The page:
CODECE received a USDA grant late in 2011 to purchase a state-of-the-art food catering truck. CODECE will use the truck as part of its cooperative development activities with two other new Truchas ecotourism co-ops: one providing recreation and outdoor services, the other focusing on arts and culture, especially food culture.
The plan is for the two ecotourism co-ops in Truchas to provide organic meals to tourists engaged in outdoor activities on the Truchas Land Grant and in the Pecos Wilderness. Much of the food will be purchased from the High Peaks Deep Roots Farmer’s Coop during summer and fall activities.
This spirit of cooperation among the three new Truchas co-ops has become contagious, said Mark Willuhn, CODECE director of ecotourism and executive director of the Mesoamerican Ecotourism Alliance based in Managua, Nicaragua. “All three co-ops now share an office, meeting and gallery space right in the heart of the village,” Willuhn said. “All of the co-op members have pitched in to clean and repair our space and all are working closely together to help each other succeed.”
This spirit of cooperation has extended to other community-based organizations in New Mexico, Willuhn noted. He said the co-ops are actively seeking collaborations with other organizations that are focused on helping revitalize villages across New Mexico. “The key for us is partnerships,” said Willuhn. “We need other groups and organizations to help us succeed and we can also help them do well. That’s our mantra.”
Sandoval said CODECE just received its second year of funding from the USDA to continue its cooperative development efforts in Truchas and across other northern New Mexico Hispano villages. He noted that historical agricultural practices found in Truchas have actually positioned local farmers there to be ahead of the curve in efforts to join the organic food movement. For example, he said, “Farmers in Truchas have never used chemical fertilizers. Never. That has made it so much easier to get their lands organically certified by the New Mexico Commodities Commission.”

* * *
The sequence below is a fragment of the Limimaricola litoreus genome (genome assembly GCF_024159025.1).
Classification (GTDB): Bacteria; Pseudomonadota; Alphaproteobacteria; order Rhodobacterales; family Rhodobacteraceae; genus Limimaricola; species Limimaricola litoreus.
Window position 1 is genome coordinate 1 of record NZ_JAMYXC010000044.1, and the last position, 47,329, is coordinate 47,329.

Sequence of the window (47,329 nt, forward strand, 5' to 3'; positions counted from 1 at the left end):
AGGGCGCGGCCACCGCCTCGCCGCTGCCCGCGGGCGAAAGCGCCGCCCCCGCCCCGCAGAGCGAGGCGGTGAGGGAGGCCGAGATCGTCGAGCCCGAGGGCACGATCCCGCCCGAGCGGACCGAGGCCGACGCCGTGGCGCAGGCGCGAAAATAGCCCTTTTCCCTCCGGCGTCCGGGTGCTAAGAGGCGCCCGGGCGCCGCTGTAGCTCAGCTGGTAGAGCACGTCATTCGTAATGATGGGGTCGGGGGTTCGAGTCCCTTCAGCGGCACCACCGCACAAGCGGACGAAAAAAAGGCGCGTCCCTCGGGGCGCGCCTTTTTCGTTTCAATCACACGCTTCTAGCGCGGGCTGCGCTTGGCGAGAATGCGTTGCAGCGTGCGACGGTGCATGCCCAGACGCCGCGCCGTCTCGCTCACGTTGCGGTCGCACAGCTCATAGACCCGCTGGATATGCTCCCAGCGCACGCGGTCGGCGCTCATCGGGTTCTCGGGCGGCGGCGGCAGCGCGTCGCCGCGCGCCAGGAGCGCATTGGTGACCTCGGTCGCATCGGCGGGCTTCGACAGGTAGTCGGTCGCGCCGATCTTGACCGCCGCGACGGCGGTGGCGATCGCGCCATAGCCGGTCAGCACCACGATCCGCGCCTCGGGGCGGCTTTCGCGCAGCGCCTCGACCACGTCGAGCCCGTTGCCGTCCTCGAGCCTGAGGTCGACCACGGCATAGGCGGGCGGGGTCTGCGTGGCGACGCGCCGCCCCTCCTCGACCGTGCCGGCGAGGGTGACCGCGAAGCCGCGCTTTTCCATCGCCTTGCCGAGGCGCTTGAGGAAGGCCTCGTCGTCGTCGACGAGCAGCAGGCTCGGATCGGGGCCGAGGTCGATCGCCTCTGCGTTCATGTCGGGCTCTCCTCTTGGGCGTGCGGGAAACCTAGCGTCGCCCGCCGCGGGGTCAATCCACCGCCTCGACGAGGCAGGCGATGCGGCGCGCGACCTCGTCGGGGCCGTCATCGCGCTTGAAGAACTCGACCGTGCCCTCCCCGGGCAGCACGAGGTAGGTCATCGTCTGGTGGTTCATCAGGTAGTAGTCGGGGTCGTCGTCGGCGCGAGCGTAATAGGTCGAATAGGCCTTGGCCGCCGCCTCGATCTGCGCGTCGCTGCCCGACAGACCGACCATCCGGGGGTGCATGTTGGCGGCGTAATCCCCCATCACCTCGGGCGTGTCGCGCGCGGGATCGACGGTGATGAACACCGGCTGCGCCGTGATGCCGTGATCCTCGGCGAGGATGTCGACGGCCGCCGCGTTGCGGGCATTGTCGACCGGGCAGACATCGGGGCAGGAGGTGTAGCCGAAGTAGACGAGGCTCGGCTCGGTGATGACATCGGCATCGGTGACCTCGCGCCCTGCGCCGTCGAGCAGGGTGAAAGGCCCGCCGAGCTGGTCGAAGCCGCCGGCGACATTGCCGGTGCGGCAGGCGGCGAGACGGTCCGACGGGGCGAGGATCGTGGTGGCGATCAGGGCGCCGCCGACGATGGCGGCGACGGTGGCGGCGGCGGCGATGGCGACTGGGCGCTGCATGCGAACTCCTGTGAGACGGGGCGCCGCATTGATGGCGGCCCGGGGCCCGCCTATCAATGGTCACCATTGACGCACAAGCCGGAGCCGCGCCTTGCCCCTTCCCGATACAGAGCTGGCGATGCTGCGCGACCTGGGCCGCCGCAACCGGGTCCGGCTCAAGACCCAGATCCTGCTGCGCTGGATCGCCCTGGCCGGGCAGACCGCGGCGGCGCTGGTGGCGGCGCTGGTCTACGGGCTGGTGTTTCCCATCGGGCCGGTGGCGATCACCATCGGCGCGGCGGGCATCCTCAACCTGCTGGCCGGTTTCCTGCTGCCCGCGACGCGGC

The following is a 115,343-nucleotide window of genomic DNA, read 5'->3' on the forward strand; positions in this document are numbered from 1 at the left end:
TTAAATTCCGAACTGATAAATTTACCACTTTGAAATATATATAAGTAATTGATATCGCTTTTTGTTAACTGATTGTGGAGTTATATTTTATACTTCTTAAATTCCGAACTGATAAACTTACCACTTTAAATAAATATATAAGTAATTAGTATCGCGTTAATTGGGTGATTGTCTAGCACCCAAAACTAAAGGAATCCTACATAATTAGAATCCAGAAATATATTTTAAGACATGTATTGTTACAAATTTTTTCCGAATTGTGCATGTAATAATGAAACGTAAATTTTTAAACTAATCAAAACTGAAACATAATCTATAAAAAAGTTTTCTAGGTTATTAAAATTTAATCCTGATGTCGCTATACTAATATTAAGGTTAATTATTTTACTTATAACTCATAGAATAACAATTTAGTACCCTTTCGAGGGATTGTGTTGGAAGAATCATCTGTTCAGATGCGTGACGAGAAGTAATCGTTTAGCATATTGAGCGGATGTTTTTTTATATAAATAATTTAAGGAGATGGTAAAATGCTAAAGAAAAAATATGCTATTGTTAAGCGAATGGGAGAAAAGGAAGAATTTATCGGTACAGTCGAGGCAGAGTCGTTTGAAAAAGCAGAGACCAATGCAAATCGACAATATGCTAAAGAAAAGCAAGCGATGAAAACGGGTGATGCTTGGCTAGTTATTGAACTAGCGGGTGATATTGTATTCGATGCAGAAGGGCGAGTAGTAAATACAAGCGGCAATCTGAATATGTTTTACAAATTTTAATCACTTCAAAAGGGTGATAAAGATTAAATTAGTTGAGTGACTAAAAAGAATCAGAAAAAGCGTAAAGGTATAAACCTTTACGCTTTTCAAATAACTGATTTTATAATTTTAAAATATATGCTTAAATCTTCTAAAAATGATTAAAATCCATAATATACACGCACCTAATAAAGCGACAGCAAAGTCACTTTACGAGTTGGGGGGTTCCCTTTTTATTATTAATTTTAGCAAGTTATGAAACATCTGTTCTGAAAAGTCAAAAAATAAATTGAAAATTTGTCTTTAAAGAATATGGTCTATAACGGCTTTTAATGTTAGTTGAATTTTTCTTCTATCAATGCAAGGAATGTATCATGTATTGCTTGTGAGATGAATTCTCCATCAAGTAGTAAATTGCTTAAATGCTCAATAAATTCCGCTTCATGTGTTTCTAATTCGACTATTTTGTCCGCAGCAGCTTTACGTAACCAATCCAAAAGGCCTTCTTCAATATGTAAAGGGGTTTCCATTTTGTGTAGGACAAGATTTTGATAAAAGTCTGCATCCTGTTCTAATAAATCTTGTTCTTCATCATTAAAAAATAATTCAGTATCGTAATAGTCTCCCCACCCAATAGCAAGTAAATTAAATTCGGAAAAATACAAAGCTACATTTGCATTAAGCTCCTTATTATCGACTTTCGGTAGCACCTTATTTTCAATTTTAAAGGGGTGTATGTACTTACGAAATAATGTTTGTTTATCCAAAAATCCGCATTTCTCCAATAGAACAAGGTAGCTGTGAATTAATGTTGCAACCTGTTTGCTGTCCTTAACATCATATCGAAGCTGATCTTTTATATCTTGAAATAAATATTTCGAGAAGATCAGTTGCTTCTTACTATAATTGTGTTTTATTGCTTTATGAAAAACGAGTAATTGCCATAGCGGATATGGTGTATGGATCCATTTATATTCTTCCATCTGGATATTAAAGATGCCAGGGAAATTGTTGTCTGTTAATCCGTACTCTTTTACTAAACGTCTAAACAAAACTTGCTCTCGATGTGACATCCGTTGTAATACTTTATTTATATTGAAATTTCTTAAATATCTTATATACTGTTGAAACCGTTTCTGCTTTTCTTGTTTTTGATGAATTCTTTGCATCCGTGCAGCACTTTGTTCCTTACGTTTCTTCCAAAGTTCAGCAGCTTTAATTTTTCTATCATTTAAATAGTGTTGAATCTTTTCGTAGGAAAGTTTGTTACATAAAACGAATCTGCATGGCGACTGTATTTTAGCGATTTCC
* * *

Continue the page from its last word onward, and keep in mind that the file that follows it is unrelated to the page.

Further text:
Sandoval said Truchas in particular and northern New Mexico in general, mirrors the emerging economies in the rest of the world, including Brazil, Russia, India and China.
CODECE’s senior policy and strategic development advisor Manual Montoya said, “As we begin to understand the forces that will shape the global political economy in the 21st Century, we are also beginning to understand that the success of the planet will rely on sustainable land-based practices that leverage community identity properly.” Montoya, a native of northern New Mexico, a Rhodes Scholar and professor of global structures at UNM’s Anderson School of Management, added, “What is happening in New Mexico is no different than what is happening throughout the world right now. This is the perfect opportunity for New Mexico to become a business partner with the rest of the world in a meaningful way.”
Sandoval added, “We have the social and economic elements in place to succeed at a very high level in this new and emerging global economic situation. We just need to keep working hard.” CODECE uses a three-pronged economic development approach to revitalize rural villages. Those areas are organic farming, ecotourism and affordable housing.